Predation impact of juvenile Gilchristella aestuaria (Clupeidae) and Atherina breviceps (Atherinidae) on the zooplankton in the temperate Kariega estuary, South Africa
Seasonal changes in the predation impact of juvenile (SL 18-25mm) Atherina breviceps and Gilchristella aestuaria on zooplankton was investigated at three stations in the middle reaches of the permanently open Kariega estuary during 1999 and 2000. Daily rations were estimated using the gut fullness index approach. Variations in zooplankton biomass demonstrated a seasonal pattern with maximum values (generally >40mg dwt m-3) recorded in summer and minimum values during winter (generally <25mg dwt m-3). Total biomass of G. aestuaria during the study ranged between 0.04g dwt m-2 and 0.2g dwt m-2 and between 0.01g dwt m-2 and 0.04g dwt m-2 for A. breviceps. There were no seasonal patterns in biomass for either species. Results of the gut content analysis indicated that both species consume mainly copepods, amphipods and mysids. There were no seasonal patterns in the dominant prey in the guts of the juveniles. Peaks in feeding activity for G. aestuaria were recorded during daylight hours while maximum feeding activity of A. breviceps occurred at night. Gut evacuation rates (k, h-1) of G. aestuaria and A. breviceps during summer were estimated at 0.41h-1 and 0.68h-1 respectively. During winter, evacuation rates were lower and were estimated at 0.37h-1 for A. breviceps and 0.28h-1 for G. aestuaria. Daily rations of A. breviceps during summer and winter were equivalent to 8.3% and 4% body dwt d-1, while for G. aestuaria daily ration was estimated at 7.9% body dwt during summer and 4.3% body dwt d-1 during winter. Results indicate that the predation impact of G. aestuaria ranged between 2.5% and 33.6% of the zooplankton secondary production while A. breviceps impact was equivalent to between 3.3% and 11.1% of the zooplankton secondary production.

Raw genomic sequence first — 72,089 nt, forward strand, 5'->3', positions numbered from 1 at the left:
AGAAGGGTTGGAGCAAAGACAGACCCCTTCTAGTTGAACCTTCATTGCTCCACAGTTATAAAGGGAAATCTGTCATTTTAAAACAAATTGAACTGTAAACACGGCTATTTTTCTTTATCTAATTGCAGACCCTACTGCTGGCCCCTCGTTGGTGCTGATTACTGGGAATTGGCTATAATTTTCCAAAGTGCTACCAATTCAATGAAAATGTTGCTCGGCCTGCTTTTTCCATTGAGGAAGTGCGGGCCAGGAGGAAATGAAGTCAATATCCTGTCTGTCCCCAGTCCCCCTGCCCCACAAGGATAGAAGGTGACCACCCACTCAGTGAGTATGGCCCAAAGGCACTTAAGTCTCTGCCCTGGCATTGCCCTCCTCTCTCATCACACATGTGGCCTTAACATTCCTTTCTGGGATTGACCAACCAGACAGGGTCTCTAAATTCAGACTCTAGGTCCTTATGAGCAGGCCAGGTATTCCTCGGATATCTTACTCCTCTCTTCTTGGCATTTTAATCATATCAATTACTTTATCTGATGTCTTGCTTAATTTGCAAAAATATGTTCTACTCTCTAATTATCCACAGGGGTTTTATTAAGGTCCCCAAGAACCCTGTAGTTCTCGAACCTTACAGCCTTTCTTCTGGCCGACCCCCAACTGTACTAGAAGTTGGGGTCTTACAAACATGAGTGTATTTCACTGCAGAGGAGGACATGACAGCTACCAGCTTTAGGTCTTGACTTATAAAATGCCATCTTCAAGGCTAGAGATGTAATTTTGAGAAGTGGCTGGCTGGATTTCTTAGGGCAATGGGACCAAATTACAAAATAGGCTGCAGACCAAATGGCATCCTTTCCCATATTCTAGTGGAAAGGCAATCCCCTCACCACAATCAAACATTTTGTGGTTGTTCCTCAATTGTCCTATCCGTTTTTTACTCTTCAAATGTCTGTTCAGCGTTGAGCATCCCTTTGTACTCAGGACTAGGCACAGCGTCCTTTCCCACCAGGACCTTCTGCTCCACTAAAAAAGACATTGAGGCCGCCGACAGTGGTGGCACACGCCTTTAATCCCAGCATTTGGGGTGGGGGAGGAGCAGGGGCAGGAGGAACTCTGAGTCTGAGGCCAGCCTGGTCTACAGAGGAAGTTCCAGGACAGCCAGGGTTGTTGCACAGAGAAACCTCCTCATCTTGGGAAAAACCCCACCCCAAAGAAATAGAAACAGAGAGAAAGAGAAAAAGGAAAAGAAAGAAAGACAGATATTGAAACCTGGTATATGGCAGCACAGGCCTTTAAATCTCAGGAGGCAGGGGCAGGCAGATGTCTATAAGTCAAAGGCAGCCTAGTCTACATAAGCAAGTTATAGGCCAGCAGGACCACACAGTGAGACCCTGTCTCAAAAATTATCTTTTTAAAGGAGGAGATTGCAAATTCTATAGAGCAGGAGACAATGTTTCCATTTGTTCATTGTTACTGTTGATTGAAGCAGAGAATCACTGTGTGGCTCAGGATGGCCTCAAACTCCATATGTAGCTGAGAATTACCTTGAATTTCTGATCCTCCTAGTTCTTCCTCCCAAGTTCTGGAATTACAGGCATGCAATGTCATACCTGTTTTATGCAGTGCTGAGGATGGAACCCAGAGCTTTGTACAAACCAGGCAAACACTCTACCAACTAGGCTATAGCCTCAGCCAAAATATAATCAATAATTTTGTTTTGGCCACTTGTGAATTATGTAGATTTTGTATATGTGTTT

No Reference information available - sign in for access.
No Citation information available - sign in for access.
No Supplementary Data.
No Article Media